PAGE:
Day Eight

Most of the people didn’t know that this was going to happen but on Sunday afternoon, after being in the Cathedral in the morning, I was able to get on a flight from Luton to Munich and finally join them. By then they were in Regensburg.  I can’t tell you how wonderful it was to be able to join them after everything that’s we had been through. I had a great welcome when my taxi finally rolled up at the hotel.  There was a group having a drink and they were as thrilled to see me as I was thrilled to see them.

So I woke up on Day Eight ready to spend a great day with everybody. To be honest most of the Luther visits had been done. So we were to spend the day in the area of the city where we were staying. After breakfast we went a short drive into the city itself and to what since the beginning of the 19th century has been the palace of the noble family of Von Thurn und Taxis. They were an entrepreneurial family who had set up a European postal system which was then taken over by the state.  In compensation they got what had been a Benedictine Abbey which had been dissolved.  It was a good property to get – 500 rooms, a nice cloister, a good place to raise a family and make a name for yourself. The family made it palatial and I mean palatial and it remains their private home to this day.

We were told all about the family itself.  They weren’t originally German but Italian.  They were the Taxis family, a name which means Badger.  As they rose through the ranks they needed a better name and a better story. So they found another local family and a connection to them, whose name was ‘Tower’ and, ending up in Bavaria, they became the ‘Thurn und Taxis’, the ‘Tower and Badger’ family.  It would make a fascinating edition of the BBC programme ‘Who do you think you are?’ Around the palace were wonderful tapestries hanging on the walls doing just that thing – telling the visitor who the ‘Tower and Badgers’ thought they were! In one they were in the foreground of a battle as though they were the victors yet in fact they had lost it.  But history is always told by the ultimate victors and as it suits them.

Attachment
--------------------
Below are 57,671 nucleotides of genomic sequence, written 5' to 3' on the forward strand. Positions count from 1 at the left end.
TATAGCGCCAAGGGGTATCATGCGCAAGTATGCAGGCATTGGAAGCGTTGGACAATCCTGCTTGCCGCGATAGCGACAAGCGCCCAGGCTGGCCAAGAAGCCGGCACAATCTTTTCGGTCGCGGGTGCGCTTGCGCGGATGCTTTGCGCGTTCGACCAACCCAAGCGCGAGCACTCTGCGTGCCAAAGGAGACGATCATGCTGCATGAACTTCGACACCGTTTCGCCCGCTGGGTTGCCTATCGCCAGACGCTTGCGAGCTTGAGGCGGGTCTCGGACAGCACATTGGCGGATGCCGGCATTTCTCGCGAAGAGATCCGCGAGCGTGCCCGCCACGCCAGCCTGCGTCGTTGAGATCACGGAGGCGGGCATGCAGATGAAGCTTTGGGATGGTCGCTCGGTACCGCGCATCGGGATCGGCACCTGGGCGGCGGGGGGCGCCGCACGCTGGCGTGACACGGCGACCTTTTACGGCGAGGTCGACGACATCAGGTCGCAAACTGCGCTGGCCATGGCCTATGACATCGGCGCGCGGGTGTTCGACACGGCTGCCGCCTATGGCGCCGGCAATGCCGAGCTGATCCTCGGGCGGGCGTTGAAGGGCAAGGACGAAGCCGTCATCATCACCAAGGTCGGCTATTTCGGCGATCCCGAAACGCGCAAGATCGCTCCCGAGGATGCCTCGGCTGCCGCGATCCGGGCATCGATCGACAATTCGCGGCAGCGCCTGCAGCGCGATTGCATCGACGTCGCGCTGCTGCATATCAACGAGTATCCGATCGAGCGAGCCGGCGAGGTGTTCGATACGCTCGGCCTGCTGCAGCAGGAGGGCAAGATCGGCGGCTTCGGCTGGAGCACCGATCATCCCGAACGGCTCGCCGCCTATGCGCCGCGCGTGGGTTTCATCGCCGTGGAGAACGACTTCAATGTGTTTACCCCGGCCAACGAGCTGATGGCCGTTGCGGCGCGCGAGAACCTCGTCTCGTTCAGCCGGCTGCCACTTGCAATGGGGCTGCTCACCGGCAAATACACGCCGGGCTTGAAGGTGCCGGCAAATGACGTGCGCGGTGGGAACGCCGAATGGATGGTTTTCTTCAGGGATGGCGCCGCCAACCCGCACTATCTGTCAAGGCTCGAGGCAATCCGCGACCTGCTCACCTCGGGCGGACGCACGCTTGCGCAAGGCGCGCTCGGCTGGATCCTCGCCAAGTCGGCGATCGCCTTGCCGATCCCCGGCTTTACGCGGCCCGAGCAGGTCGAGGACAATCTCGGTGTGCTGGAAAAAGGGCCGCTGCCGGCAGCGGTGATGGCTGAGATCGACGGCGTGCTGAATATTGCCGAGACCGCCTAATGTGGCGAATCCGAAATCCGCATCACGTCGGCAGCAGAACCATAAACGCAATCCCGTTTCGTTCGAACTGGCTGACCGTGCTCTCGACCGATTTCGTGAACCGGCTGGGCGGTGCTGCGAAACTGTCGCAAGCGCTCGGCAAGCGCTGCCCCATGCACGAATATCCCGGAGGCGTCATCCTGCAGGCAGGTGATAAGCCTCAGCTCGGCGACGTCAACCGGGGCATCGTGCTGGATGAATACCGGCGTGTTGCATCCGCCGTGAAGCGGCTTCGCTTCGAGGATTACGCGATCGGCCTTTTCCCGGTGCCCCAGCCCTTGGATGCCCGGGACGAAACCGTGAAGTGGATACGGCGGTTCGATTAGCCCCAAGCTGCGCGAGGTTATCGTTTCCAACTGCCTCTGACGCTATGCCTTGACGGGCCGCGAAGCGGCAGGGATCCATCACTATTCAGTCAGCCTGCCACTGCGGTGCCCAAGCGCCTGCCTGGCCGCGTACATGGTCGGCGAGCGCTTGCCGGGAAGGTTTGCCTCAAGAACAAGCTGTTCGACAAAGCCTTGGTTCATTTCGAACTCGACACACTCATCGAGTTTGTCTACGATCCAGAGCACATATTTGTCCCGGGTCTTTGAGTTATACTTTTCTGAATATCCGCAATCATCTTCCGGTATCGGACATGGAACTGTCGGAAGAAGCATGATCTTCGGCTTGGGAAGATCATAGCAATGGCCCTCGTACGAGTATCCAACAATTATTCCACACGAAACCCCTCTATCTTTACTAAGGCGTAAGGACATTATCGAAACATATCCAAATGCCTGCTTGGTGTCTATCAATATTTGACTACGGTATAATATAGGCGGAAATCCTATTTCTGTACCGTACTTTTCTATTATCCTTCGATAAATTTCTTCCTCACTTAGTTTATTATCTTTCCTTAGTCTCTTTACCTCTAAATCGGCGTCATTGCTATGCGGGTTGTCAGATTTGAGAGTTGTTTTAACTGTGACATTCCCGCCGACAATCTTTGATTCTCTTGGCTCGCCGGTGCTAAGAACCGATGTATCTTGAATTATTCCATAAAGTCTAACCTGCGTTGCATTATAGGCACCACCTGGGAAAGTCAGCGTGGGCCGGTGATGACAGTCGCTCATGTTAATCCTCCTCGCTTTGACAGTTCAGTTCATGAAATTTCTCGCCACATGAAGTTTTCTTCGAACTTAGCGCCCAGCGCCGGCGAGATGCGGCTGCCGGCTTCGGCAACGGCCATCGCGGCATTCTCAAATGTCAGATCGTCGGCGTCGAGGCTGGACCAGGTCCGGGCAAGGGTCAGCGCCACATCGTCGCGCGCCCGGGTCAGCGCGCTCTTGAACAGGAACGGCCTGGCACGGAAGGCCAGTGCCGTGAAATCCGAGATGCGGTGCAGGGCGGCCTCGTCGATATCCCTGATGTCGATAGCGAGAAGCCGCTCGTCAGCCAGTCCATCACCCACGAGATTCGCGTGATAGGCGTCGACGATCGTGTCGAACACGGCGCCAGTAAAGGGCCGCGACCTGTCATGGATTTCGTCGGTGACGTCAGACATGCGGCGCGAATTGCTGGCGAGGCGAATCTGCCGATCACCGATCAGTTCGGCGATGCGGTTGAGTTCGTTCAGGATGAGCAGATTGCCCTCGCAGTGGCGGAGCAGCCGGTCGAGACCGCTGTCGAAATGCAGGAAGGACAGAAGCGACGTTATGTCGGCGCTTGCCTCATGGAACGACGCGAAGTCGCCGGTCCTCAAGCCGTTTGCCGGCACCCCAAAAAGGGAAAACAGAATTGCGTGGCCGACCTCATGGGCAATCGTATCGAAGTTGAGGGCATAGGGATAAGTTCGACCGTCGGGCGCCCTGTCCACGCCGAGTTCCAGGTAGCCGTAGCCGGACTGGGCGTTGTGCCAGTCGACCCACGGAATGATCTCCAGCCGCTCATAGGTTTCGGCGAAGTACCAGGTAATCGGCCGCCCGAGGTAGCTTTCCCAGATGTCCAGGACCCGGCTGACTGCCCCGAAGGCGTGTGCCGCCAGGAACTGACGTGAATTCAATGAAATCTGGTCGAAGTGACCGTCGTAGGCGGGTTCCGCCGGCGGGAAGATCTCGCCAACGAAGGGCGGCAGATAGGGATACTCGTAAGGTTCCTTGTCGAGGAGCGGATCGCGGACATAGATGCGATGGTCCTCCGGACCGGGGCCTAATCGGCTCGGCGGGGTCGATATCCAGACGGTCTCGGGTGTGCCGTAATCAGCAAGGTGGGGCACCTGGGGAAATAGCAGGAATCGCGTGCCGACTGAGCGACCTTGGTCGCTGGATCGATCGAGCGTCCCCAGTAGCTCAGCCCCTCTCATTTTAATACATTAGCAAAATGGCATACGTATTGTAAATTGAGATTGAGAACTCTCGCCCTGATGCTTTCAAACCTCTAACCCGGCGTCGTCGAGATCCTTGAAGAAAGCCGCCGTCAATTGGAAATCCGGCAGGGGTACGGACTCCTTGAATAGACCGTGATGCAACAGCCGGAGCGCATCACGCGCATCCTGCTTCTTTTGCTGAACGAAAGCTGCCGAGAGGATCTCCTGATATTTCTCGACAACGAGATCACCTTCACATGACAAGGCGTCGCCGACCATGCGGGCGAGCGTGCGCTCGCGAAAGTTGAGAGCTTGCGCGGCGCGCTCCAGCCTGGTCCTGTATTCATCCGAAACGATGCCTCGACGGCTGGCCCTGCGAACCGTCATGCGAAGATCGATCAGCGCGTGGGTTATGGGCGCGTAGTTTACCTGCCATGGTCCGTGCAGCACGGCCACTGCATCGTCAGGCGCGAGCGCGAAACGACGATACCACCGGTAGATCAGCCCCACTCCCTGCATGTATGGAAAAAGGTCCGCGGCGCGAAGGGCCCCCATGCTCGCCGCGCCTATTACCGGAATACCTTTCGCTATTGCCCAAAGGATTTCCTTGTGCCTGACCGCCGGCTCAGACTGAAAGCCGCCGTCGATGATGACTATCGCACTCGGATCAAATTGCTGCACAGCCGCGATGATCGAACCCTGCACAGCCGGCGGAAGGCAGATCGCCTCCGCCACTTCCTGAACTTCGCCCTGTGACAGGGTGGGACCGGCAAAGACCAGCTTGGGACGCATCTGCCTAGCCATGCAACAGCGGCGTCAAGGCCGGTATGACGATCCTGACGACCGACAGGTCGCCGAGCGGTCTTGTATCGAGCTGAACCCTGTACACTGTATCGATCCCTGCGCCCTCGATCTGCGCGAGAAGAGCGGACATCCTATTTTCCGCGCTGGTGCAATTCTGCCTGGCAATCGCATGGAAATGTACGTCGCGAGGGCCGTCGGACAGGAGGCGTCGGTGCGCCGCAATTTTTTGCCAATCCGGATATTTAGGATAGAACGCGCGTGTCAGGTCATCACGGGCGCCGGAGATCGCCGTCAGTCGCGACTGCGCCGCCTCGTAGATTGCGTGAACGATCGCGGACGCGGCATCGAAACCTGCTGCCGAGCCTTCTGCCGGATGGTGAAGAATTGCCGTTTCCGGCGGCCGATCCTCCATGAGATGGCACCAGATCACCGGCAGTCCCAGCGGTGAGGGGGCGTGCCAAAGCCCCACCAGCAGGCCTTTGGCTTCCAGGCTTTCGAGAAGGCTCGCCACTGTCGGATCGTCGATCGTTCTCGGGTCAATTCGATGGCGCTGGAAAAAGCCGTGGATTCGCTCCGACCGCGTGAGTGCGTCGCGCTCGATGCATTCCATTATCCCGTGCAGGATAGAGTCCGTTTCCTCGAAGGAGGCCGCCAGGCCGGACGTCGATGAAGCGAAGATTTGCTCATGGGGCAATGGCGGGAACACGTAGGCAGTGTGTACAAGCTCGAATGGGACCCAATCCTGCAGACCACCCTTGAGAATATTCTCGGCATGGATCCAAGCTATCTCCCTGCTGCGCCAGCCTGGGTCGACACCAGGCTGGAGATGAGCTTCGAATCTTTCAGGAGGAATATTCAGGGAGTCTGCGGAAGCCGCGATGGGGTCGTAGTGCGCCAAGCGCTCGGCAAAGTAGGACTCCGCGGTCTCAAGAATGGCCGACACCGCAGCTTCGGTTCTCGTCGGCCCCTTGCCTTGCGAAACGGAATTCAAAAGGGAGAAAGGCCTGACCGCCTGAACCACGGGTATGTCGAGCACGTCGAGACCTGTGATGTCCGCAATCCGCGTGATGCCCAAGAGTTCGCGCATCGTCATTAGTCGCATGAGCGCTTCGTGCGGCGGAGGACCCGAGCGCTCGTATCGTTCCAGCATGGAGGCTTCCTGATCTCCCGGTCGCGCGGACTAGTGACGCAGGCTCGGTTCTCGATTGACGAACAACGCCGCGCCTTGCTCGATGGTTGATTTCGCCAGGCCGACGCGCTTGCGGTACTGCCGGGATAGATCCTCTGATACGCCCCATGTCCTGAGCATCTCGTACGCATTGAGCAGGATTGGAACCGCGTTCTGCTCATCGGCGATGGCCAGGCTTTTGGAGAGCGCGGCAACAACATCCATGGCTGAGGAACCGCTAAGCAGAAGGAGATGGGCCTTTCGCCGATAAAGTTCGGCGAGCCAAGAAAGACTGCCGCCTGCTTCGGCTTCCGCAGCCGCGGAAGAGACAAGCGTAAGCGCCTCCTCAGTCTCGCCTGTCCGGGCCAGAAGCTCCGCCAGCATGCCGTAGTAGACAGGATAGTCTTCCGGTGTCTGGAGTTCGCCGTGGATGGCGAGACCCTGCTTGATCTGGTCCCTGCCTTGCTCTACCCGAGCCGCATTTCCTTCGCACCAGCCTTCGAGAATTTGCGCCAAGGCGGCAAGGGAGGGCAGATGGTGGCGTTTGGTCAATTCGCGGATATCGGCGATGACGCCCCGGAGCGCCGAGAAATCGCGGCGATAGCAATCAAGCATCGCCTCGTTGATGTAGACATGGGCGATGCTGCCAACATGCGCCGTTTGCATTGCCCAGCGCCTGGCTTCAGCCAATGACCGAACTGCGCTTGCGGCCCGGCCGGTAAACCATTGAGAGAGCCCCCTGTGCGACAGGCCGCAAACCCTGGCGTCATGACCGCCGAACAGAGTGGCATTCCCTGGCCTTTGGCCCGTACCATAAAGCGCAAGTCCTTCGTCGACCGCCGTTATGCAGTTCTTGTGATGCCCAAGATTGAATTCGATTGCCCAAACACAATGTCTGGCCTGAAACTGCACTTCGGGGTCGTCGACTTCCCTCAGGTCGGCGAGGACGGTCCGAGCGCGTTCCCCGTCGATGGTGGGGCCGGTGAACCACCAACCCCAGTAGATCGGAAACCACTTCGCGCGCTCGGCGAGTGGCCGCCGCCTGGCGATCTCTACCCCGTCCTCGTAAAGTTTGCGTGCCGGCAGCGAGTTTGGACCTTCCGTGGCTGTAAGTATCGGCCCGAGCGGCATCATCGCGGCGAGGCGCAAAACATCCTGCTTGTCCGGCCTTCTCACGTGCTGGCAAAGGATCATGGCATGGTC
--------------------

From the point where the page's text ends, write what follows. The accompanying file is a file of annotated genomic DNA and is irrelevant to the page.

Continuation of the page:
That theme was followed up in the afternoon when, after a short cruise down the Danube, we arrived at Walhalla.  This replica of a Greek Temple built on a promontory over the river by King Ludwig I is a wonderful sight.  Inside its walls are full of plaques and busts of all the famous Germans – well the ones who made it into the room! So there is Goethe and Einstein, Hildegard and Mozart.  We found the bust of Luther, very recognisable and Edith Stein.  By the door is Sophie Scholl who at 22 was executed for non-violent resistance to the Nazis. 

Edith Stein wrote

‘My longing for truth was a single prayer’.

The whole concept in Walhalla was to create a national story.  It was the same for the family with their palace and exotic name.  The story around Luther is one that the pilgrims have been learning – much of it true but much of it not.  We create the story we need and hope that truth survives the process. Or maybe we don’t, maybe the story for some is more important than the truth. Edith’s prayer has to be ours as we long for truth whether that be in church, society or politics.  We know how dangerous the national story can be and Sophie’s image next to the door of Walhalla is a poignant reminder of that.

By the door of that mausoleum is an empty shelf waiting for more images of more people who will add to the story.  Who will go there?

Lord Jesus, may you be part of my story and may I be part of yours. Amen.